FC October 2008  


October 20, 2008

US Election 2008

I received my absentee ballot last Friday after a month or so of worrying that the good folk in Georgetown, Texas may not have received my registration or that it may not arrive in time back to me in London. However, arrive it did and I now have it all filled in and ready to post back tomorrow for what I hope will be early counting.

I have voted Obama/Biden in the headline federal race for President / Vice President.

I am not historically a solid Democrat. I was a fan of Reagan as a boy. As a teenager I volunteered for the Bush/Quayle campaign in Dallas - stuffing envelopes and doing my bit for the democratic process. In university I cast my first presidential vote for Clinton/Gore - and then voted for Clinton again in 1996. In 2000 I voted for Bush - I'm a Texan and he was a good Governor of Texas - especially in how open and engaging he seemed to be relative to our relations with Mexico and how progressive he seemed on immigration - and still pro-business and regulation-light. By 2004 I had realised my mistake - maybe his role in Texas where the legislature only meets for a bit every two years didn't translate all that well to the Oval Office - where we really need a Great Communicator - and so I voted for Kerry/Edwards - only to see Bush pull out what I thought then an unlikely victory. As a voter in Texas there often seems little or no reason to get too wound up about the vote - so overwhelming is the likelihood that the state will be a red one - regardless of how you vote as an individual. The only other place I have been registered was New York when I lived in the city there - and New York is just as much a sure bet to the other side.

Nonetheless, I continue to believe it is important to participate in the democratic process. I have now lived abroad for more than eight years - and in the non-military expat community there is an overwhelming tendency towards voting Democratic. I know I, for one, have witnessed firsthand the huge decline in the reputation of the U.S. abroad and the huge increase in negativity in the way citizens of other countries speak about the United States since the year 2000. Unsurprisingly, this has contributed to my current position of leaning well Democratic. George W. Bush's inability and/or unwillingness to engage the country in meaningful dialogue for the past eight years has certainly helped.

Also, I like Barack Obama. He is inspiring and I hope he wins and wins in a way that gives him sufficient mandate to put the country on a totally new track. It will not be an easy job at the best of times. The current economic maelstroms will make it all the more difficult - but it is important and so I hope he has the ability to win and then push us forward.

First he must win. I have been very nervous about this election for the past month or so. The memories of 2000 and of 2004 are still fresh. There is a lot of over-egging of the strength of Obama's position right now in the press with 15 days still to go before Election Day. I know my country - and I would not be surprised even now if McCain was to win the election from here. Not one iota.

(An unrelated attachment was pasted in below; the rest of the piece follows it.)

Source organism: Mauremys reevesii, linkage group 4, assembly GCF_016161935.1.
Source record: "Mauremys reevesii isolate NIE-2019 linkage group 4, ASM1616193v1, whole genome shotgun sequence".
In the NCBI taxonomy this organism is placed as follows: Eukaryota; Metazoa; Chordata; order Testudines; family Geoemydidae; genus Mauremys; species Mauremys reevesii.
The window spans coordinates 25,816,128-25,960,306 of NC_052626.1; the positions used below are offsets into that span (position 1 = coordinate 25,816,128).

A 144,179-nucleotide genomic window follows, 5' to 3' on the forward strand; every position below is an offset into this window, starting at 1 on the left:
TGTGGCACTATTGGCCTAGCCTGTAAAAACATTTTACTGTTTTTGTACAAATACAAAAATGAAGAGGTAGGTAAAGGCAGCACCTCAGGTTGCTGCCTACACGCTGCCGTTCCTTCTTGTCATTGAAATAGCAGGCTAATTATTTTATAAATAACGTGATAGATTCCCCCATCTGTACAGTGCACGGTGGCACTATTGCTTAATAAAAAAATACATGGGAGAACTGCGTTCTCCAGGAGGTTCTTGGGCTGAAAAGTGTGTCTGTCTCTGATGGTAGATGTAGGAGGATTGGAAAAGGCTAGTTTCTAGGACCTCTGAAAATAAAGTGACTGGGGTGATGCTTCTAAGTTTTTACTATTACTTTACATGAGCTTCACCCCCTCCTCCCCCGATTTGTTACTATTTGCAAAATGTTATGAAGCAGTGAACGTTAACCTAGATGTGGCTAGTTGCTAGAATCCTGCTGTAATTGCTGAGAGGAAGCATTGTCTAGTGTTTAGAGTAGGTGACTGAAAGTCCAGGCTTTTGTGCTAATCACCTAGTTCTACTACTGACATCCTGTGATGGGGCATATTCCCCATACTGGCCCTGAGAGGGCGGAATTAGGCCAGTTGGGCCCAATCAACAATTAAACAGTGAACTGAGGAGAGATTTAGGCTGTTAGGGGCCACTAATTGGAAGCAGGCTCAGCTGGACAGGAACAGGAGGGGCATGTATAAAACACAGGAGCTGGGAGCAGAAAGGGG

McCain has been a popular politician for a very long time. I respect him myself - and have never discounted his candidacy. I only became 100% Obama when McCain appointed Sarah Palin as his choice for VP. I could not in good conscience now vote for McCain and open up the country to the possibility that she might become our next Commander-in-Chief. I don't want to dwell on her. I don't know her and I would be astonished if she is anything other than a very intelligent person and a wonderful human being. I just haven't seen anything that says she is up to the job. And it makes me think McCain's choice was purely cynical - a political calculation (or miscalculation, I hope) - and damn the consequences.

Some in the press are so eager for a fresh start that they seem to have already convinced themselves that no other outcome is possible but an Obama victory. I nearly threw the Sunday Times out of the window of my London flat this weekend as they jumped on the bandwagon and published a long piece about the potential cabinet appointees in an Obama administration. Christ guys - let's have the election first. I hope they were touching wood.

Nonetheless, I saw a couple of hopeful signs this past weekend. Firstly, the Obama endorsement from Colin Powell. What a speech. If you haven't seen it and are remotely interested - check it out on msnbc.com. Secondly, my hometown newspaper, the Houston Chronicle (www.chron.com) - came out in favour of Obama. This is the first time the Chronicle has endorsed a non-Republican candidate in more than 40 years. A sign, I hope, that times are changing and right-thinking folk - even in fly-over country in the US - are pulling together and saying enough is enough.

This is the first time I have ever openly espoused a political view on a campaign in public. In the Southern culture within which I was raised it's not really the done thing - unless you are after benefitting personally from the result. The ballot booth is anonymous for a reason - not least to keep the peace around the dinner table. But I am nervous enough about this election - and I reckon I will benefit personally from a sea-change in American government and a refocus on dialogue with the world - at least enough that I just wanted to use the limited reach of my blog to say let's keep sane until the election is done and if you do have a vote then please use it.

It's important.

Posted by ndoughty at 7:06 PM | Comments (0)

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